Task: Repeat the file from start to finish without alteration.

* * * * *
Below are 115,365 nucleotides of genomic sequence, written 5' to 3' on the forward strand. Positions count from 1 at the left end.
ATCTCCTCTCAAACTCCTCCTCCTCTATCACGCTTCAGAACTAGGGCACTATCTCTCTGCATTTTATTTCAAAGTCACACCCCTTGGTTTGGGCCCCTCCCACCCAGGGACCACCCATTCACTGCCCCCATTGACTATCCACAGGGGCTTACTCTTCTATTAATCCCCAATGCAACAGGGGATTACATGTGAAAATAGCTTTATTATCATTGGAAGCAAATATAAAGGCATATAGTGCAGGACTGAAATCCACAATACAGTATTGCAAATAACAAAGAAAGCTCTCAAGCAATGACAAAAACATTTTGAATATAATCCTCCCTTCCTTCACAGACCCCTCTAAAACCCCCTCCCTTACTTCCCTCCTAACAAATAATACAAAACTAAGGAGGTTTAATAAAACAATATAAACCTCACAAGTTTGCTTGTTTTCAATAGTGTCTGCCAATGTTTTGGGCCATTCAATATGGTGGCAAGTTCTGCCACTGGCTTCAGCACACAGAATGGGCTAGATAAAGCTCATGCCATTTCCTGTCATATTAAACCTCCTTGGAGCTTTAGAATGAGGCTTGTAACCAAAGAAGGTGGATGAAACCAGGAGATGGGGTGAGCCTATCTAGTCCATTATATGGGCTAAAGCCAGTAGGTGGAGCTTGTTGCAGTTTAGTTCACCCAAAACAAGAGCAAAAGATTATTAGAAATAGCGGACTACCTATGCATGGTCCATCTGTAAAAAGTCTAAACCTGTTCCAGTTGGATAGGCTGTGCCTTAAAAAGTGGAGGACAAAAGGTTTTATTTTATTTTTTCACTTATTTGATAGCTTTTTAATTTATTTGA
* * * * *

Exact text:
Below are 115,365 nucleotides of genomic sequence, written 5' to 3' on the forward strand. Positions count from 1 at the left end.
ATCTCCTCTCAAACTCCTCCTCCTCTATCACGCTTCAGAACTAGGGCACTATCTCTCTGCATTTTATTTCAAAGTCACACCCCTTGGTTTGGGCCCCTCCCACCCAGGGACCACCCATTCACTGCCCCCATTGACTATCCACAGGGGCTTACTCTTCTATTAATCCCCAATGCAACAGGGGATTACATGTGAAAATAGCTTTATTATCATTGGAAGCAAATATAAAGGCATATAGTGCAGGACTGAAATCCACAATACAGTATTGCAAATAACAAAGAAAGCTCTCAAGCAATGACAAAAACATTTTGAATATAATCCTCCCTTCCTTCACAGACCCCTCTAAAACCCCCTCCCTTACTTCCCTCCTAACAAATAATACAAAACTAAGGAGGTTTAATAAAACAATATAAACCTCACAAGTTTGCTTGTTTTCAATAGTGTCTGCCAATGTTTTGGGCCATTCAATATGGTGGCAAGTTCTGCCACTGGCTTCAGCACACAGAATGGGCTAGATAAAGCTCATGCCATTTCCTGTCATATTAAACCTCCTTGGAGCTTTAGAATGAGGCTTGTAACCAAAGAAGGTGGATGAAACCAGGAGATGGGGTGAGCCTATCTAGTCCATTATATGGGCTAAAGCCAGTAGGTGGAGCTTGTTGCAGTTTAGTTCACCCAAAACAAGAGCAAAAGATTATTAGAAATAGCGGACTACCTATGCATGGTCCATCTGTAAAAAGTCTAAACCTGTTCCAGTTGGATAGGCTGTGCCTTAAAAAGTGGAGGACAAAAGGTTTTATTTTATTTTTTCACTTATTTGATAGCTTTTTAATTTATTTGA